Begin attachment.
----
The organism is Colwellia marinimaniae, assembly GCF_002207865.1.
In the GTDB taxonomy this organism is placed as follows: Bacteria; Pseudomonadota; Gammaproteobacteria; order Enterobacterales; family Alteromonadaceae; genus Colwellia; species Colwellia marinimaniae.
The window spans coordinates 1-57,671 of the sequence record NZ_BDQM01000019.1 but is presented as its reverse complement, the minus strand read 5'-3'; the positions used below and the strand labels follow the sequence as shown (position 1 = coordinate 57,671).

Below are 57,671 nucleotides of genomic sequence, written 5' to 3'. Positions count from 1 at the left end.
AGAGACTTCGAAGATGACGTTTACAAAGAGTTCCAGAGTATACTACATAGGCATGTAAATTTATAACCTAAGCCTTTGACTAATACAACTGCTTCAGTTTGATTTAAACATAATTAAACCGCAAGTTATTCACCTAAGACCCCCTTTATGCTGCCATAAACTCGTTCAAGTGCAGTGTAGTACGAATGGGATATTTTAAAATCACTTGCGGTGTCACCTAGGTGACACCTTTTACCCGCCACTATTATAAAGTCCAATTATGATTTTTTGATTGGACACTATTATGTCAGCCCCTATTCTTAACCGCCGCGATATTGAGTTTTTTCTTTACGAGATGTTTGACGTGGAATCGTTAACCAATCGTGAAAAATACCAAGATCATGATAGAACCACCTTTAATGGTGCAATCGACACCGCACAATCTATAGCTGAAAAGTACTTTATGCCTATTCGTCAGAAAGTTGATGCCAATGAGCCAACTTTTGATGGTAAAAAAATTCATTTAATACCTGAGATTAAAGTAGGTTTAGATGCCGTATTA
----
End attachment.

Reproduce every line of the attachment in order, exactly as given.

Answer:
The organism is Colwellia marinimaniae, assembly GCF_002207865.1.
In the GTDB taxonomy this organism is placed as follows: Bacteria; Pseudomonadota; Gammaproteobacteria; order Enterobacterales; family Alteromonadaceae; genus Colwellia; species Colwellia marinimaniae.
The window spans coordinates 1-57,671 of the sequence record NZ_BDQM01000019.1 but is presented as its reverse complement, the minus strand read 5'-3'; the positions used below and the strand labels follow the sequence as shown (position 1 = coordinate 57,671).

Below are 57,671 nucleotides of genomic sequence, written 5' to 3'. Positions count from 1 at the left end.
AGAGACTTCGAAGATGACGTTTACAAAGAGTTCCAGAGTATACTACATAGGCATGTAAATTTATAACCTAAGCCTTTGACTAATACAACTGCTTCAGTTTGATTTAAACATAATTAAACCGCAAGTTATTCACCTAAGACCCCCTTTATGCTGCCATAAACTCGTTCAAGTGCAGTGTAGTACGAATGGGATATTTTAAAATCACTTGCGGTGTCACCTAGGTGACACCTTTTACCCGCCACTATTATAAAGTCCAATTATGATTTTTTGATTGGACACTATTATGTCAGCCCCTATTCTTAACCGCCGCGATATTGAGTTTTTTCTTTACGAGATGTTTGACGTGGAATCGTTAACCAATCGTGAAAAATACCAAGATCATGATAGAACCACCTTTAATGGTGCAATCGACACCGCACAATCTATAGCTGAAAAGTACTTTATGCCTATTCGTCAGAAAGTTGATGCCAATGAGCCAACTTTTGATGGTAAAAAAATTCATTTAATACCTGAGATTAAAGTAGGTTTAGATGCCGTATTA